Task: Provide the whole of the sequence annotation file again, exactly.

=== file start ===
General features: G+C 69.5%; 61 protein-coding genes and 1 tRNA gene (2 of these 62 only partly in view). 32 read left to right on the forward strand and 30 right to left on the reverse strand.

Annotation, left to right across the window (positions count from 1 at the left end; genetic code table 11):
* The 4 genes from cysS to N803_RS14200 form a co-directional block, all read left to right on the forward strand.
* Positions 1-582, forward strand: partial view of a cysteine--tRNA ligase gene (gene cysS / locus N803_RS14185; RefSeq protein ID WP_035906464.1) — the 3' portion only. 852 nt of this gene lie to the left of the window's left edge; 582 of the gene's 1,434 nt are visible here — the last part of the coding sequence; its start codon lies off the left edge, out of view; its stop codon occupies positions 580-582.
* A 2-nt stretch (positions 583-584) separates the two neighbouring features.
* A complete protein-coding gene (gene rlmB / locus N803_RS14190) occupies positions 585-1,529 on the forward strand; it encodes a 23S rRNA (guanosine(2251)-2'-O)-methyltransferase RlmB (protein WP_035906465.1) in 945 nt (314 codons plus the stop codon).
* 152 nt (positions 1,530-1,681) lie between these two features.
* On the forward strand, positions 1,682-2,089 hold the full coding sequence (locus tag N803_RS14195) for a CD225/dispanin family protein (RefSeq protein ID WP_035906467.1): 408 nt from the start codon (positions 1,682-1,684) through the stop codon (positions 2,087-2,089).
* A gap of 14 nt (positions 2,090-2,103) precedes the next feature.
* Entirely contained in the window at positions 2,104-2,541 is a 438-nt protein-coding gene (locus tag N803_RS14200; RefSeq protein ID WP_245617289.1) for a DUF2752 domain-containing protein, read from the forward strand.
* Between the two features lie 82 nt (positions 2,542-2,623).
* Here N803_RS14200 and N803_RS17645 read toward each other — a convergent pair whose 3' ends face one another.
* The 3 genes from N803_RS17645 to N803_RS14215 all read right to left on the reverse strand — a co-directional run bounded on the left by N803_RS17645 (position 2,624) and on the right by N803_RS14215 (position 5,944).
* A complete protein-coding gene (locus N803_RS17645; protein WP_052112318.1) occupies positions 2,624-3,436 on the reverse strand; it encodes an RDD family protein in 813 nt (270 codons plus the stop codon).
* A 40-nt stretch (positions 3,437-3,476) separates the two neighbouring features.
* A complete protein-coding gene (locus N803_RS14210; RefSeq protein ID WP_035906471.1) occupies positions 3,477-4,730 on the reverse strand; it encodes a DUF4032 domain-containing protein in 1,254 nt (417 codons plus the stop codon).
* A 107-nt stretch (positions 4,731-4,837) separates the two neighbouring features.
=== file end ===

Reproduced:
General features: G+C 69.5%; 61 protein-coding genes and 1 tRNA gene (2 of these 62 only partly in view). 32 read left to right on the forward strand and 30 right to left on the reverse strand.

Annotation, left to right across the window (positions count from 1 at the left end; genetic code table 11):
* The 4 genes from cysS to N803_RS14200 form a co-directional block, all read left to right on the forward strand.
* Positions 1-582, forward strand: partial view of a cysteine--tRNA ligase gene (gene cysS / locus N803_RS14185; RefSeq protein ID WP_035906464.1) — the 3' portion only. 852 nt of this gene lie to the left of the window's left edge; 582 of the gene's 1,434 nt are visible here — the last part of the coding sequence; its start codon lies off the left edge, out of view; its stop codon occupies positions 580-582.
* A 2-nt stretch (positions 583-584) separates the two neighbouring features.
* A complete protein-coding gene (gene rlmB / locus N803_RS14190) occupies positions 585-1,529 on the forward strand; it encodes a 23S rRNA (guanosine(2251)-2'-O)-methyltransferase RlmB (protein WP_035906465.1) in 945 nt (314 codons plus the stop codon).
* 152 nt (positions 1,530-1,681) lie between these two features.
* On the forward strand, positions 1,682-2,089 hold the full coding sequence (locus tag N803_RS14195) for a CD225/dispanin family protein (RefSeq protein ID WP_035906467.1): 408 nt from the start codon (positions 1,682-1,684) through the stop codon (positions 2,087-2,089).
* A gap of 14 nt (positions 2,090-2,103) precedes the next feature.
* Entirely contained in the window at positions 2,104-2,541 is a 438-nt protein-coding gene (locus tag N803_RS14200; RefSeq protein ID WP_245617289.1) for a DUF2752 domain-containing protein, read from the forward strand.
* Between the two features lie 82 nt (positions 2,542-2,623).
* Here N803_RS14200 and N803_RS17645 read toward each other — a convergent pair whose 3' ends face one another.
* The 3 genes from N803_RS17645 to N803_RS14215 all read right to left on the reverse strand — a co-directional run bounded on the left by N803_RS17645 (position 2,624) and on the right by N803_RS14215 (position 5,944).
* A complete protein-coding gene (locus N803_RS17645; protein WP_052112318.1) occupies positions 2,624-3,436 on the reverse strand; it encodes an RDD family protein in 813 nt (270 codons plus the stop codon).
* A 40-nt stretch (positions 3,437-3,476) separates the two neighbouring features.
* A complete protein-coding gene (locus N803_RS14210; RefSeq protein ID WP_035906471.1) occupies positions 3,477-4,730 on the reverse strand; it encodes a DUF4032 domain-containing protein in 1,254 nt (417 codons plus the stop codon).
* A 107-nt stretch (positions 4,731-4,837) separates the two neighbouring features.